Germany Spied On Kerry and Clinton Says Der Spiegel, But It's Not As Awkward As It Sounds

In what many are calling a pot-and-kettle situation, German magazine Der Spiegel reported Saturday that German intelligence spied on U.S. Secretary of State John Kerry and Hillary Clinton, allegedly listening into and recording their private phone calls. Though the revelations are potentially unsurprising (doesn't it feel like everyone is spying on everyone at this point?), they still might have been embarrassing for German Chancellor Angela Merkel, who has publicly criticized the U.S. for its spying practices. Instead, though, the report only highlights how badly the U.S. behaved.

A quick refresher, in case all of the Edward Snowden leaks have become a bit of a blur now: In October of last year, when the National Security Agency was getting outed for missteps left, right and center, it was revealed that U.S. intelligence had tapped Merkel’s personal cell phone. This (understandably) made the chancellor so upset that she spoke directly to President Barack Obama in order to demand an explanation — one that, it turned out, he couldn't quite give. Relations went from bad to worse when it came out that Merkel's aides' phones were also being tapped; and a month ago, a German intelligence agent was arrested after being accused of spying for the Americans. Suffice to say, Germany has been pretty cold to its so-called ally ever since.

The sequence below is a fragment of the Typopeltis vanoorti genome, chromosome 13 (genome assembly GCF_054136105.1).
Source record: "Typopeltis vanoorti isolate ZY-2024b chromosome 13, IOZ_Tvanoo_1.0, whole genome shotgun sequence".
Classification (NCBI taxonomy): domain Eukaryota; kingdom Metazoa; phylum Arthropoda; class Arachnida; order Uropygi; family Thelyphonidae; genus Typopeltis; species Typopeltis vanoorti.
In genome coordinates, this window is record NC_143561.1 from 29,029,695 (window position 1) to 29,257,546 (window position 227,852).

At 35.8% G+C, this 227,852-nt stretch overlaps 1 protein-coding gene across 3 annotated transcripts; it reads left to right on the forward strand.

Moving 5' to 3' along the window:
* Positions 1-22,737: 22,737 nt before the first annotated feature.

Which is what could have made Saturday's revelations — if true — a bit uncomfortable for the Germans. The report alleges that intelligence agents at Germany's BND recorded a 2013 phone call Kerry had while he was negotiating between Israelis and Palestinians in the Middle East. It also claims that BND recorded a 2012 call between Hillary Clinton and Kofi Annan, the United Nations representative, regarding the negotiations in Syria. The report wouldn't name any sources.

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If the report had been left at that, it might have indeed been a little damning for the German government. But it wasn't: The magazine added that the interceptions had been accidental — "bycatch" — and that in no way had Kerry or Clinton been targeted specifically. The report also added that the recordings were meant to be destroyed right away, a fact backed up by a BND spokeswoman who told Reuters Germany that "any accidental recordings are deleted immediately." This is a far cry from the spying that the U.S. did on Germany, which involved specifically monitoring the chancellor's personal cell.

Really, rather than making the German intelligence look bad, the report is just a reminder of how over-the-line the N.S.A.'s actions were.